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Eva Public Library

Forty Words for Sorrow

by Giles Blunt

Publishers Weekly This brooding tale of a search for a serial killer in rural Ontario takes its title from the often-quoted fact that Eskimos have 40 words for snow. "What people really need is forty words for sorrow," thinks Det. John Cardinal, whose glum outlook aptly mirrors the mood of Blunt's atmospheric thriller. The story begins when the frozen body of 13-year-old Chippewa Katie Pine is discovered on one of the Manitou Islands near Algonquin Bay, Ontario. Cardinal, whose obsessive search for the missing girl when she first disappeared six months earlier got him kicked off the case, ends up back in the good graces of his superiors. Or so he thinks. But his new partner, Lisa Delorme, fresh from the Office of Special Investigations (think Internal Affairs), has been paired with Cardinal so she can covertly investigate him at the same time. Dogging Cardinal's record is his connection with drug dealer Kyle Corbett. Each time the police tried to bust Corbett, he was warned by someone on the inside; Cardinal, who is burdened with a guilty secret and a wife who's in and out of mental institutions, is the prime suspect. Focusing initially on Cardinal, Blunt (author of the praised Cold Eye) opens up the plot by chronicling what happens to the next potential victim of what the newspapers are calling the Windigo Killer. While the plot is formulaic (combining both a least-likely-suspect twist and a you-may-think-it's-over-but-it's-not finale), the plangent atmosphere gradually and effectively permeates the reader's consciousness. The characters achieve dimension slowly, like figures in a developing Polaroid, and then become vivid. Sorrow is palpable, and readers making their way through the book will feel like they're walking hunched over against a steady, chilling wind but the final destination, like Cardinal's final redemption, is well earned and well worth the trip. Agent, Helen Heller. (June 25) Forecast: Glowing advance praise from the likes of Jonathan Kellerman, Tony Hillerman and Lee Child augurs well for this deserving, intelligent thriller. Copyright 2001 Cahners Business Information.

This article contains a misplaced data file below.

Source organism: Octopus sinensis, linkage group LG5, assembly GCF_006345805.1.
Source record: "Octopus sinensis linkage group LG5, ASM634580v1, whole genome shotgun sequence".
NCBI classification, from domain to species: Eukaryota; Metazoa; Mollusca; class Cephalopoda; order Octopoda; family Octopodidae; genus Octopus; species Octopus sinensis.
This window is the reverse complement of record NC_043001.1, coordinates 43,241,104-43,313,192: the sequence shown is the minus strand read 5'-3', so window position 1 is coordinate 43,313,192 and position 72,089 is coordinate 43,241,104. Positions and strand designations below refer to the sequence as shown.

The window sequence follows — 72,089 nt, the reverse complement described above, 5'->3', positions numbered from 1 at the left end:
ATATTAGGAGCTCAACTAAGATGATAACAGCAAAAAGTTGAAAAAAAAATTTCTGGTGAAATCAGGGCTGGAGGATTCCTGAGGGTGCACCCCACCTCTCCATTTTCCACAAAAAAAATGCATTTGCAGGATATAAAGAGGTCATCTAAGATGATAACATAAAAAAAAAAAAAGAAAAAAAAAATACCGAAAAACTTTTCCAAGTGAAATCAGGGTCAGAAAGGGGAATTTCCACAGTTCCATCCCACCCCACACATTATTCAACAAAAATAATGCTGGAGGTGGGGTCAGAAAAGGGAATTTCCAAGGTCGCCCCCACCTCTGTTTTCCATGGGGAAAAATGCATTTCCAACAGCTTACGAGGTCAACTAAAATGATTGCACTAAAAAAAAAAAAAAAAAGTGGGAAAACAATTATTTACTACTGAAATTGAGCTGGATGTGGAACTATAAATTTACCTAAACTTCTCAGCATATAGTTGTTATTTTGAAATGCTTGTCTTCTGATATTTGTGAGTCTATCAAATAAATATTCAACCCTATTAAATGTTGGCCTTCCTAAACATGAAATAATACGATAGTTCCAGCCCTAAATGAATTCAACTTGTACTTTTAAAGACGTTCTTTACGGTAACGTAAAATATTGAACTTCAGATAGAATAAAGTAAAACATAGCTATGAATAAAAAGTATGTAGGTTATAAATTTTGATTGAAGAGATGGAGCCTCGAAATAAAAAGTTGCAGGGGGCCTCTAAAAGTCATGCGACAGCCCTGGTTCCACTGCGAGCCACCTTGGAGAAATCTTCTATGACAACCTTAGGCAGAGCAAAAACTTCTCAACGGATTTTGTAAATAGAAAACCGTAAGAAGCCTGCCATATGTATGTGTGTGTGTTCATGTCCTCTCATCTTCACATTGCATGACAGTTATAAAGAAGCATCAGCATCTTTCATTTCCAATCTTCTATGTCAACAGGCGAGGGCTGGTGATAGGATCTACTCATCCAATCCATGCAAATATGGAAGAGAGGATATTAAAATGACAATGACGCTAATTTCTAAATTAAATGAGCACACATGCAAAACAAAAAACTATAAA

Copyright Reed Business Information, a division of Reed Elsevier Inc. All rights reserved.

Book list Canada has an extremely low homicide rate, so when the tiny town of Algonquin Bay in northern Ontario is visited by a serial killer whose prey is pre-adolescent children, shock waves are amplified. Blunt's handling of procedure (involving both local and regional police and the Royal Canadian Mounted Police) is masterful, and his treatment of character is especially intriguing, as he shows us believable protagonists, caught up in the confusion of their own lives yet called to respond to an overarching menace. Detective John Cardinal, lonely, depressed, and isolated from his colleagues because of their suspicion that he's on the take, must work with a female cop, Lise Delerme, who has her own problems, not the least of which is her uncertainty over whether Cardinal knows that she's investigating him. Their challenge is to come out of the miasma of personal and professional problems to outwit a serial killer. A completely absorbing series debut and another fine example of the Canadian mystery (see Farrow's Ice Lake, reviewed on p.1626). --Connie Fletcher

From Booklist, Copyright American Library Association. Used with permission.

Library Journal In recent years, our literary neighbors to the north have produced a wide array of fine fiction. Now comes Canadian Blunt's intelligent second novel (after Cold Eye). Set in the dead of winter in the small northern Ontario town of Algonquin Bay, it opens with the discovery in an abandoned mineshaft of the badly decomposed body of Katie Pine, a 13-year-old Chippewa girl who had disappeared several months before. Detective John Cardinal, demoted for insisting that Katie had not run away, is reinstated to work on the reopened case. In studying reports of other missing children, he begins to find a pattern that hints at a serial killer or killers. At the same time, Cardinal's new partner, French Canadian Lise Delorme, is secretly investigating him for possibly taking bribes from a drug runner. While an exciting crime story, the book is also a novel of place (the chilly isolation of a rural community is vividly portrayed) and a meditation on sorrow for the murdered children, for the emotionally damaged killers, and for Carpenter's mentally ill wife. "Eskimos, it is said, have forty different words for snow. Never mind about snow, Cardinal mused, what people really need is forty words for sorrow. Grief. Heartbreak. Desolation. There were not enough." The only false note is a scene involving a librarian (no surprise there). Still, this is strongly recommended for patrons who want some substance in their mysteries. Wilda Williams, "Library Journal" Copyright 2001 Cahners Business Information.

Copyright Reed Business Information, a division of Reed Elsevier Inc. All rights reserved.

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